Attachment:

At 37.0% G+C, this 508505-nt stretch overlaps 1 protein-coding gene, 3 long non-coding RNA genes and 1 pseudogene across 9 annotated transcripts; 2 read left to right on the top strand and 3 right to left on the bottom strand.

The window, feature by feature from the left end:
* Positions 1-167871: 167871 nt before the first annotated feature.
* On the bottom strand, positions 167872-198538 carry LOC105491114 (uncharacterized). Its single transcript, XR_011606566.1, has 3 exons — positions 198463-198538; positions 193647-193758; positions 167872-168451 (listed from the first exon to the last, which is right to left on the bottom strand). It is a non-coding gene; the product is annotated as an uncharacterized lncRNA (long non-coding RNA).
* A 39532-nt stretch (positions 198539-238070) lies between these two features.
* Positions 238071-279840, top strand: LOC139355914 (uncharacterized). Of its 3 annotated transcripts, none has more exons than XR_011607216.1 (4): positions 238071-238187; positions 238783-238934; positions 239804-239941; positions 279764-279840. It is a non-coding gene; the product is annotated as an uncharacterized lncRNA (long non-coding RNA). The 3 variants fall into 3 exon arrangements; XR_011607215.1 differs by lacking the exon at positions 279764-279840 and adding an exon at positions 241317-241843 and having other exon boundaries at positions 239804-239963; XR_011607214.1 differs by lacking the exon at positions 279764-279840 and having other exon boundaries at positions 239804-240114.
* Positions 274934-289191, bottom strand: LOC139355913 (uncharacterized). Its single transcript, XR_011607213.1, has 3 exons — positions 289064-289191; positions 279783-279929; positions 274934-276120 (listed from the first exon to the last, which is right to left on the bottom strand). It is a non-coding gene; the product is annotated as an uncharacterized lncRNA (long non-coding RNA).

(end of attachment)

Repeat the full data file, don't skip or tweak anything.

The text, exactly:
At 37.0% G+C, this 508505-nt stretch overlaps 1 protein-coding gene, 3 long non-coding RNA genes and 1 pseudogene across 9 annotated transcripts; 2 read left to right on the top strand and 3 right to left on the bottom strand.

The window, feature by feature from the left end:
* Positions 1-167871: 167871 nt before the first annotated feature.
* On the bottom strand, positions 167872-198538 carry LOC105491114 (uncharacterized). Its single transcript, XR_011606566.1, has 3 exons — positions 198463-198538; positions 193647-193758; positions 167872-168451 (listed from the first exon to the last, which is right to left on the bottom strand). It is a non-coding gene; the product is annotated as an uncharacterized lncRNA (long non-coding RNA).
* A 39532-nt stretch (positions 198539-238070) lies between these two features.
* Positions 238071-279840, top strand: LOC139355914 (uncharacterized). Of its 3 annotated transcripts, none has more exons than XR_011607216.1 (4): positions 238071-238187; positions 238783-238934; positions 239804-239941; positions 279764-279840. It is a non-coding gene; the product is annotated as an uncharacterized lncRNA (long non-coding RNA). The 3 variants fall into 3 exon arrangements; XR_011607215.1 differs by lacking the exon at positions 279764-279840 and adding an exon at positions 241317-241843 and having other exon boundaries at positions 239804-239963; XR_011607214.1 differs by lacking the exon at positions 279764-279840 and having other exon boundaries at positions 239804-240114.
* Positions 274934-289191, bottom strand: LOC139355913 (uncharacterized). Its single transcript, XR_011607213.1, has 3 exons — positions 289064-289191; positions 279783-279929; positions 274934-276120 (listed from the first exon to the last, which is right to left on the bottom strand). It is a non-coding gene; the product is annotated as an uncharacterized lncRNA (long non-coding RNA).